PhiloMadrid - Pub Philosophy Meetings in Madrid

Friday, December 10, 2004

Religion and Education

Religion and Education

Maybe the title ought to be 'religions' on the grounds that there are many
religions in the world.

The other issue we can consider is whether the title means 'religious
instruction' or teaching religious studies in schools.

In the former case we are looking at religion i.e. the practice of religion.
And in the latter case we are concerned about the study of that human
activity or activities known as religion. But before looking at this issue
we can take a detour and ask what is religion? The standard way of looking
at religion is of course the worship of God or gods. We can add to this a
little bit more and say that religion is also how to be good as God
instructed us. We can add a bit more and say.... Okay, you get the idea. So
what is religion?

An other epistemological issue is how justified are we in believing in God
or gods given the evidence we have? Of course we also have to discuss the
question of what evidence do we have of God? If we have any, that is. And
here I am referring to monotheism or even those religions which hold that
the gods are separate and different from us.

Of course, the strongest evidence people have for the existence of God or
gods is the creationist argument.

Dwakins* refers to Paley to illustrate the Argument from Design: Imagine you
were walking in the country and came across a watch, you wouldn't think that
it just sprung into existence from no where. Someone would have made it. An
interesting analogy but wrong, according to Dwakins.
A more complex argument
against the creationist argument is to reject the 'homunculus' hypothesis.
Although the brain controls the body, there isn't an other person inside the
brain controlling the brain. The brain itself is a self-organising system
whereas the body is not. A self-organising system is a system which does not
have a central control system and the removal of part of the system will
only hinder its function by degrees. A magnet is a self-organising system, a
flock of birds is, but not a jet engine. If one removed a blade from one of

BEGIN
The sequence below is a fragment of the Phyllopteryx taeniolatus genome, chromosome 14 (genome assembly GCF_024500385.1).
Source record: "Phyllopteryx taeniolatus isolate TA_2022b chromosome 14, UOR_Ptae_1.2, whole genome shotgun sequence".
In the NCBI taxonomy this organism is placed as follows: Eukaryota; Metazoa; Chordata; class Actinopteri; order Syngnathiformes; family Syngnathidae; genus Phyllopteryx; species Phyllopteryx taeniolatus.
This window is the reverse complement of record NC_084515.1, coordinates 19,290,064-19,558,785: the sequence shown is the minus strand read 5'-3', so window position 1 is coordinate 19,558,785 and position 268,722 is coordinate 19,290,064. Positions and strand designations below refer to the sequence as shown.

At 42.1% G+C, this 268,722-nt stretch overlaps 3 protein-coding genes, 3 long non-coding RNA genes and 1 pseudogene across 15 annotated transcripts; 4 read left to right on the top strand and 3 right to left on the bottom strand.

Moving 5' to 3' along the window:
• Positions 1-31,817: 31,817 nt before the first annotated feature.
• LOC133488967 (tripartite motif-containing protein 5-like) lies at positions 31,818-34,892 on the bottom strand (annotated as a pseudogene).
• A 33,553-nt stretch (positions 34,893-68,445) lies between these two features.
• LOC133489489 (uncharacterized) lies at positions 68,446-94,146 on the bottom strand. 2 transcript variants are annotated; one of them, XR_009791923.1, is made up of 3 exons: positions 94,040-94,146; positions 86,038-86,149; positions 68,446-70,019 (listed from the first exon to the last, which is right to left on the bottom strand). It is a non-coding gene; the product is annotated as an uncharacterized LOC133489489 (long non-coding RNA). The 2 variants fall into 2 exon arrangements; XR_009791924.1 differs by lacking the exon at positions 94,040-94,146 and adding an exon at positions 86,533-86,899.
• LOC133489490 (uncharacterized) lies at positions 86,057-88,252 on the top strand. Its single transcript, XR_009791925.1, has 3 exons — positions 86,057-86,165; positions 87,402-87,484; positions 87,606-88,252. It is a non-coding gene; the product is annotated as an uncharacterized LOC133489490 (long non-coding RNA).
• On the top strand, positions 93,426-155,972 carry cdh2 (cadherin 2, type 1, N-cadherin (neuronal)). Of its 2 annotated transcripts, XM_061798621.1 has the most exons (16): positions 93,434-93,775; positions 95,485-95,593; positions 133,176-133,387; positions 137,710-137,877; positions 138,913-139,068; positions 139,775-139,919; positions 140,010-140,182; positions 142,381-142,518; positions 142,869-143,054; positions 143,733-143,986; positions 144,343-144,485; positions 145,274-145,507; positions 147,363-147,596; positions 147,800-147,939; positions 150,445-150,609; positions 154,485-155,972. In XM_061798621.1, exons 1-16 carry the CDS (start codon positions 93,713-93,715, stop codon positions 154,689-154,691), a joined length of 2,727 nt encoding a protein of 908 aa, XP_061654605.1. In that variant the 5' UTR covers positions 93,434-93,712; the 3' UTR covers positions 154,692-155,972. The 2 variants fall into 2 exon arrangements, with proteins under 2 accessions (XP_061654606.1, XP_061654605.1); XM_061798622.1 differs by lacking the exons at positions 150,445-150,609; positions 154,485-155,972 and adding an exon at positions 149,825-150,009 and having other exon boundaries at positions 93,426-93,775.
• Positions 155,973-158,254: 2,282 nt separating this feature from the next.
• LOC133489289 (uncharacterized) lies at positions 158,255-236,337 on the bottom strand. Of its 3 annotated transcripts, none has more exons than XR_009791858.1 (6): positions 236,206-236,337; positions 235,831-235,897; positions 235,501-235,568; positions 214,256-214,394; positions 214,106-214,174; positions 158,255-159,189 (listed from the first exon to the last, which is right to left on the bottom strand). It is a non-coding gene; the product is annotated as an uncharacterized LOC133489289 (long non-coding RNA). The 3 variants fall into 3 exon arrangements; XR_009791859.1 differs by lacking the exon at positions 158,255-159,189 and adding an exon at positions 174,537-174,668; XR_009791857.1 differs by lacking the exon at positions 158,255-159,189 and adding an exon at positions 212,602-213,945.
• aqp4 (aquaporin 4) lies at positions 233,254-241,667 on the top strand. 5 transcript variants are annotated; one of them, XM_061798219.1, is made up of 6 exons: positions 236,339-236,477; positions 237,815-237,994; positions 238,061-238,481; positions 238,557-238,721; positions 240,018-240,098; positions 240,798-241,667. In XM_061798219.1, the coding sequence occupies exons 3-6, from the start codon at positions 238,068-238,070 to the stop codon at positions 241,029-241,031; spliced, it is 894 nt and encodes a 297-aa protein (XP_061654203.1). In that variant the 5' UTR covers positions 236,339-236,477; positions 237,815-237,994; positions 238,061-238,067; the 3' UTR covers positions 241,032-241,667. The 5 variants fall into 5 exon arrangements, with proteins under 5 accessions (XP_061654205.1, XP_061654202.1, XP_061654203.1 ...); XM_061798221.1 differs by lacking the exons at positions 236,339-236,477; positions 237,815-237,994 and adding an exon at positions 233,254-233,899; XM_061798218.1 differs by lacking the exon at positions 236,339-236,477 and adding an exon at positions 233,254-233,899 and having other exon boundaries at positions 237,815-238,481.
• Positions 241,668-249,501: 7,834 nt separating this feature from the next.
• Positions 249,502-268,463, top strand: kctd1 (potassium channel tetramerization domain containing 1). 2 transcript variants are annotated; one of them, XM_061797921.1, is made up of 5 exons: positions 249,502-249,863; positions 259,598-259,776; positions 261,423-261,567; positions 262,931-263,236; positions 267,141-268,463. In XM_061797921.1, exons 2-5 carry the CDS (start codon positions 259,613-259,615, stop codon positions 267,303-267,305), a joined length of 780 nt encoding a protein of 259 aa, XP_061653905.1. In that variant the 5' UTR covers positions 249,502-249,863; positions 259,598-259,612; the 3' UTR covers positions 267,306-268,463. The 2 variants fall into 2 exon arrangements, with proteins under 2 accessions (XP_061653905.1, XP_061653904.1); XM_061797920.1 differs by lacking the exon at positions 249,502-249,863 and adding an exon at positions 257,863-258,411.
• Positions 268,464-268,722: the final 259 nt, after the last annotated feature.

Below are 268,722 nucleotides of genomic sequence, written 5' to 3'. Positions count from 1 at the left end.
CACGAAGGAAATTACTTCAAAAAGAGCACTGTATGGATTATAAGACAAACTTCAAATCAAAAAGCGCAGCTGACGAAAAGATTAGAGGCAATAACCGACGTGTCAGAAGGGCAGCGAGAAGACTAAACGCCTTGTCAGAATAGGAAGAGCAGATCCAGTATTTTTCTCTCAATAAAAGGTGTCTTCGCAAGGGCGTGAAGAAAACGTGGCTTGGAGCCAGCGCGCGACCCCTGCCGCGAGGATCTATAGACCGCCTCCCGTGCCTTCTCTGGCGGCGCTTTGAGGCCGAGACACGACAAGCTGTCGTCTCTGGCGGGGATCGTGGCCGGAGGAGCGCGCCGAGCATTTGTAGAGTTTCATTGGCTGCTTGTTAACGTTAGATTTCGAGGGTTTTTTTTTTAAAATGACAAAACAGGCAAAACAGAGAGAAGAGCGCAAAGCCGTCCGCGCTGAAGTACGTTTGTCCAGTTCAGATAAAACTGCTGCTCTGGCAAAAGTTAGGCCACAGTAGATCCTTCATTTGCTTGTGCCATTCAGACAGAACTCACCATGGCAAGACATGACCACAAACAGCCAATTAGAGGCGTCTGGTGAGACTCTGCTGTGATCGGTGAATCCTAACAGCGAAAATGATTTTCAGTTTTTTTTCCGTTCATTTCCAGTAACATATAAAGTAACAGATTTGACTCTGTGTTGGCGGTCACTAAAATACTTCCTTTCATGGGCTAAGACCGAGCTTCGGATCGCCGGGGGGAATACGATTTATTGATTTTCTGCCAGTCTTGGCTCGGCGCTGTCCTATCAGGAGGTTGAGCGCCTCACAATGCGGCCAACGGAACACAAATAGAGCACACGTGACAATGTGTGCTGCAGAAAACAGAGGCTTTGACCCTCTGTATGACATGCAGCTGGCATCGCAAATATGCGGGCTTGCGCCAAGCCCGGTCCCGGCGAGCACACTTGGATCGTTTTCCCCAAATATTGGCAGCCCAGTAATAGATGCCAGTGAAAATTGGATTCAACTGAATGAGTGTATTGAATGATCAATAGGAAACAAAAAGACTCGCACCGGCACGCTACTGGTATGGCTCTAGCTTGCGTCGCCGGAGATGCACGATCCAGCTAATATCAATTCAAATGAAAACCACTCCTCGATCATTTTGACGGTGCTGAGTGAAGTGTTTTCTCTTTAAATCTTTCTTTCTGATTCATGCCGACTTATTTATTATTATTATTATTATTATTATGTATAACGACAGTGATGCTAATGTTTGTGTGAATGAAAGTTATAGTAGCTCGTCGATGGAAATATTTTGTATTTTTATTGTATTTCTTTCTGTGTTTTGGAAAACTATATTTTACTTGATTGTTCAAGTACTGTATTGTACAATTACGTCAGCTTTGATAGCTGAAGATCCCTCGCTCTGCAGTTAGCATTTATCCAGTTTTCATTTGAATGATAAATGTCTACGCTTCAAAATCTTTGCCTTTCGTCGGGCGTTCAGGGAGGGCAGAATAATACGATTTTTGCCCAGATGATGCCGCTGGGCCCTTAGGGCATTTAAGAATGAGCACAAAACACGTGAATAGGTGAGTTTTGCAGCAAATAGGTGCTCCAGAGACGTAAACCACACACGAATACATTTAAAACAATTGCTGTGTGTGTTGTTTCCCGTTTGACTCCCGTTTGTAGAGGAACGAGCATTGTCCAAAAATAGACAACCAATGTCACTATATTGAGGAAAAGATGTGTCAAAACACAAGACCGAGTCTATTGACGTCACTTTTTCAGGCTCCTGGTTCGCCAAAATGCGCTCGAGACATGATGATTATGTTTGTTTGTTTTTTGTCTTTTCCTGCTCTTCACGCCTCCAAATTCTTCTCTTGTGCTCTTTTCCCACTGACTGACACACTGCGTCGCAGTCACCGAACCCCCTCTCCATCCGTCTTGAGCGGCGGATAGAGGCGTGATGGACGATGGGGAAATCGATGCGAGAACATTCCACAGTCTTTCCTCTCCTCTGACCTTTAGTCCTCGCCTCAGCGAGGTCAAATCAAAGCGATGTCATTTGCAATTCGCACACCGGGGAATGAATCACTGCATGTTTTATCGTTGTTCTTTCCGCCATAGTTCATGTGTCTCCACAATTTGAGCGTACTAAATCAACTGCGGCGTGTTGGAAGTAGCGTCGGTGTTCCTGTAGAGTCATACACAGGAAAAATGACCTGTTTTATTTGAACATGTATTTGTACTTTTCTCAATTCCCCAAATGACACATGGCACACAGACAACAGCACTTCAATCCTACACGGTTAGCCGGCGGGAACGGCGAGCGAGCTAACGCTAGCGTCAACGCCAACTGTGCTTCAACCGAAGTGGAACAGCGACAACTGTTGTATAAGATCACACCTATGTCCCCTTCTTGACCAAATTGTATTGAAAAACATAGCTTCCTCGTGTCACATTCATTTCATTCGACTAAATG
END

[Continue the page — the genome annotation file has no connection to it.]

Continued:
the turbines the jet engine would not work.

This detour within a detour is leading us closer to the issue of religion
and education. The other side of the religion coin is that of behaviour.
Religions do not only tell us about God or gods, but also how to lead our
lives. It's one thing to argue that God or gods exist, but another matter to
use your arguments to tell people what to do. The epistemology of telling
people what to do ought to be different from the epistemology for the
existence of God or gods. I know, there are religions which are not about
the existence of God or gods, but it's complicated as it is already. So bear
with me for the moment.

Justification to influence behaviour must inevitably also involve issues
outside theology and morality. The obvious one is of course political
philosophy. What is not, perhaps, so obvious is language.

The reason why language is important in the debate is for two reasons. The
first is that language is the medium we have to communicate the individual
or collective experience of God or gods. More importantly, of course, is
that those who advocate the existence of God or gods do not make a big fuss
about language. They should and some do, but only in passing. After all, if
God or the gods created everything then they created language ergo our
language is God's or the gods' way to communicate with us. For example: Did
God or the gods give us a different language to communicate or is our
language the same as God's language? And if our language is God's or the
gods' language then does the private language argument apply to God or the

The second reason why language matters in religion is because it is the only
efficient means we have for instruction in most societies. We use language
to teach, to guide, to instruct, to advise, to bully, to coerce, to frighten
and most of all we use language to manipulate. For example, what impact does
the language we use for religious education have on human behaviour. I mean,
what is the difference between a) helping people is always a good win-win
strategy and b) God wants us to help each other? This is where the detour
comes to an end.

If we take education to mean teaching people how to be religious, then what
exactly is religion asking people to do and to believe exactly in what? And
if the title means teaching about religions in schools then what exactly are
we teaching about? Are we teaching something that refers to human group
activity, some fictitious character or God?

Take care


*Richard Dawkins: The Blind Watchmaker

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